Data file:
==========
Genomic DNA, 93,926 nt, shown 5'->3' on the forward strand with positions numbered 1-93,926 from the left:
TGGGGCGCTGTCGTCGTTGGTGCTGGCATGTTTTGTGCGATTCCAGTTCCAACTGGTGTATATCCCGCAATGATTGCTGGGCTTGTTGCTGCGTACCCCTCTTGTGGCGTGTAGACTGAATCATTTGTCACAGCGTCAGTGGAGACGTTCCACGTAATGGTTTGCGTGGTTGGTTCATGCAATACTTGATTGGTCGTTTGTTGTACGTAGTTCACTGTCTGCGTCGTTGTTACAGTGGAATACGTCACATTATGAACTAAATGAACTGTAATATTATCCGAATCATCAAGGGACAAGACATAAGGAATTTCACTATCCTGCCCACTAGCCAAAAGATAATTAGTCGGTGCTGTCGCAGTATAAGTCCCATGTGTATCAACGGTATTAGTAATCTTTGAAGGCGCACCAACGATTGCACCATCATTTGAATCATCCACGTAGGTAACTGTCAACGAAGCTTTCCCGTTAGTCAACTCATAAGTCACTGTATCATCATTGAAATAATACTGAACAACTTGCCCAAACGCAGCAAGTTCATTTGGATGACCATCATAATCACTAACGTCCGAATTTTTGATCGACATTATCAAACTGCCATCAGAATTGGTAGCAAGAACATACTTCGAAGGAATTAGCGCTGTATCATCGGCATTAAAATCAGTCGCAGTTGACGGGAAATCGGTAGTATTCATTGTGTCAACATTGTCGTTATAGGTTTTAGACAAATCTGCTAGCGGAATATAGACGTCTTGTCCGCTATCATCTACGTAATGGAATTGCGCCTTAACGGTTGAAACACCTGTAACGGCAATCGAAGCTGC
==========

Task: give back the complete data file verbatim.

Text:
Genomic DNA, 93,926 nt, shown 5'->3' on the forward strand with positions numbered 1-93,926 from the left:
TGGGGCGCTGTCGTCGTTGGTGCTGGCATGTTTTGTGCGATTCCAGTTCCAACTGGTGTATATCCCGCAATGATTGCTGGGCTTGTTGCTGCGTACCCCTCTTGTGGCGTGTAGACTGAATCATTTGTCACAGCGTCAGTGGAGACGTTCCACGTAATGGTTTGCGTGGTTGGTTCATGCAATACTTGATTGGTCGTTTGTTGTACGTAGTTCACTGTCTGCGTCGTTGTTACAGTGGAATACGTCACATTATGAACTAAATGAACTGTAATATTATCCGAATCATCAAGGGACAAGACATAAGGAATTTCACTATCCTGCCCACTAGCCAAAAGATAATTAGTCGGTGCTGTCGCAGTATAAGTCCCATGTGTATCAACGGTATTAGTAATCTTTGAAGGCGCACCAACGATTGCACCATCATTTGAATCATCCACGTAGGTAACTGTCAACGAAGCTTTCCCGTTAGTCAACTCATAAGTCACTGTATCATCATTGAAATAATACTGAACAACTTGCCCAAACGCAGCAAGTTCATTTGGATGACCATCATAATCACTAACGTCCGAATTTTTGATCGACATTATCAAACTGCCATCAGAATTGGTAGCAAGAACATACTTCGAAGGAATTAGCGCTGTATCATCGGCATTAAAATCAGTCGCAGTTGACGGGAAATCGGTAGTATTCATTGTGTCAACATTGTCGTTATAGGTTTTAGACAAATCTGCTAGCGGAATATAGACGTCTTGTCCGCTATCATCTACGTAATGGAATTGCGCCTTAACGGTTGAAACACCTGTAACGGCAATCGAAGCTGC